Safari for Windows
This column originally ran in ComputorEdge on July 27, 2007
The browser wars have been over for some time not because Microsoft's Internet Explorer "won" (although it's still the market leader, with more than 80 percent of all users), but because Microsoft and Netscape/AOL never made any of the money they assumed was there for the taking by the dominant Web browser.
So if there are still updated versions of IE and Netscape issued every other year or so, those updates are no longer accompanied by much in the way of hype or excitement. A browser is a utility, like a refrigerator. We expect it to work, and if it's pretty, that's nice, too.
And yet here is Apple, releasing a version of its formerly Mac-only Safari browser for Windows and you kind of have to wonder why.
In addition to IE and Netscape, we also have the No. 2 browser, Firefox (published by a non-profit open-source consortium) and the Scandinavian-based Opera, which may be the best of the bunch.
Windows users now have five free browsers to choose from, and if that seems a bit overkill, it also proves that somebody somewhere still thinks there's money to be made by providing the software we use to access the Web.
Apple waited for the occasion of Safari 3 to issue a Windows version. Having used Safari 1 and 2 on a Mac, it's apparent that version 3 is a significant improvement. Graphically, the interface is much more polished and professional looking where earlier versions of Safari looked so gray and clunky it was difficult to believe Apple was behind them, version 3 looks ... average. Which is an improvement.
In terms of site compatibility, the new version of Safari also seems wildly upgraded. Fewer sites refuse to load or bomb the browser out (although CNN.com just caused Safari to crash a couple of seconds ago). And sites look pretty much the way they do on other browsers, with CSS (style sheet) support fully integrated into the browser. RSS newsfeed support also seems up to snuff.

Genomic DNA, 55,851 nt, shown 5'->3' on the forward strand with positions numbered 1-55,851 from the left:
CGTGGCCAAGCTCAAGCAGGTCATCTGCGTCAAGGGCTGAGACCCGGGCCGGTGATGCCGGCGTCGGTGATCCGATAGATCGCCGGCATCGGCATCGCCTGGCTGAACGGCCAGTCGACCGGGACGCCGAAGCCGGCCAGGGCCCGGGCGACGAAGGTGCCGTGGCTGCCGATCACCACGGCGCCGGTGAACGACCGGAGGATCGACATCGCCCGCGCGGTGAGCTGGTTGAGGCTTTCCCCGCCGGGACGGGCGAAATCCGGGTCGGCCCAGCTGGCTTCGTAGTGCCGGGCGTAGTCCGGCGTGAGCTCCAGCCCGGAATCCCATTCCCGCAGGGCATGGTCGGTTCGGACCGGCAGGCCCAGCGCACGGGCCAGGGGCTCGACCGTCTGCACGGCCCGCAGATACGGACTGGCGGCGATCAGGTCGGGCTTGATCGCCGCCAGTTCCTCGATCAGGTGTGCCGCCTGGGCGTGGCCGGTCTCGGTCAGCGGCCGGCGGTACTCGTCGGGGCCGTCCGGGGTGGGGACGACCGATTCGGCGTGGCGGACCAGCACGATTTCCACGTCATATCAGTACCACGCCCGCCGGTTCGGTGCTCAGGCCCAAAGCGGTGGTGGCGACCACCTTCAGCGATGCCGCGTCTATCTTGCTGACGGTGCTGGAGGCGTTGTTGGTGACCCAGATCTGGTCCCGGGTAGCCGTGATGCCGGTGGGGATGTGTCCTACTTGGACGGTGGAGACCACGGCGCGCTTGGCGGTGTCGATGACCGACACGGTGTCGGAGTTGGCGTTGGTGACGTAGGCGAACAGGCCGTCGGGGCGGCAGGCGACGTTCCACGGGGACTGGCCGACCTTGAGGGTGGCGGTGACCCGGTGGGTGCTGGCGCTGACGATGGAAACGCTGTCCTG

But multimedia still seems to cause the most problems for Safari.
Still, I can access MySpace better than with Netscape (which keeps forcing me to re-login every couple of pages) and Gmail now works fine.
So for my purposes, it's a useful browsers even if it does tend to crash every now and then.
And users of Netscape, Opera and Firefox, who are used to all kinds of useful bells and whistles like auto-form fill and password storage, are going to find Safari rather thin.
If there's a way to store your passwords for sites like MySpace so you don't have to re-type it every time you visit, I can't find it. And the Autofill Form function looks for existing data in your system (Outlook, perhaps?). But it didn't find what it was looking for on my hard drive.
The Preferences area is also a bit on the thin side, even compared to the latest version of IE. Your ability to customize your online security just isn't as deep as with other browsers.
There is now tabbed browsing, though, which has become almost ubiquitous with browser since Opera introduced it some years ago. And most of the hot keys are the same as with other browsers.
The Preferences tab also lets you change your Windows default browser with a pull-down menu, rather than having to go into the Windows preferences menu handy, that. Other browsers should adapt it if they haven't already.
Safari 3 is a serviceable enough browser for Windows. It's neither as stable nor as useful as the existing Windows browsers already on the market IE, Firefox, Netscape and Opera. (In fact, after I installed Safari with the Apple Updater, iTunes would no longer run I have uninstalled iTunes as I try to figure out that compatibility issue!)
But it works well enough, and for anyone who dislikes the above browsers, there is now another option.
Should Apple continue to develop and support Safari, future versions may be even better.
The question is why Apple wants its own browser for Windows (having a built-in browser for its Mac OS makes sense). Given that the browser never turned out to be very good at capturing a portion of online commerce the way it was thought it would a decade ago (people will still shop where they want online, no matter how many ads or offers you display on the default home page), Apple's reasoning in all this is a bit confusing.
© Copyright Jim Trageser
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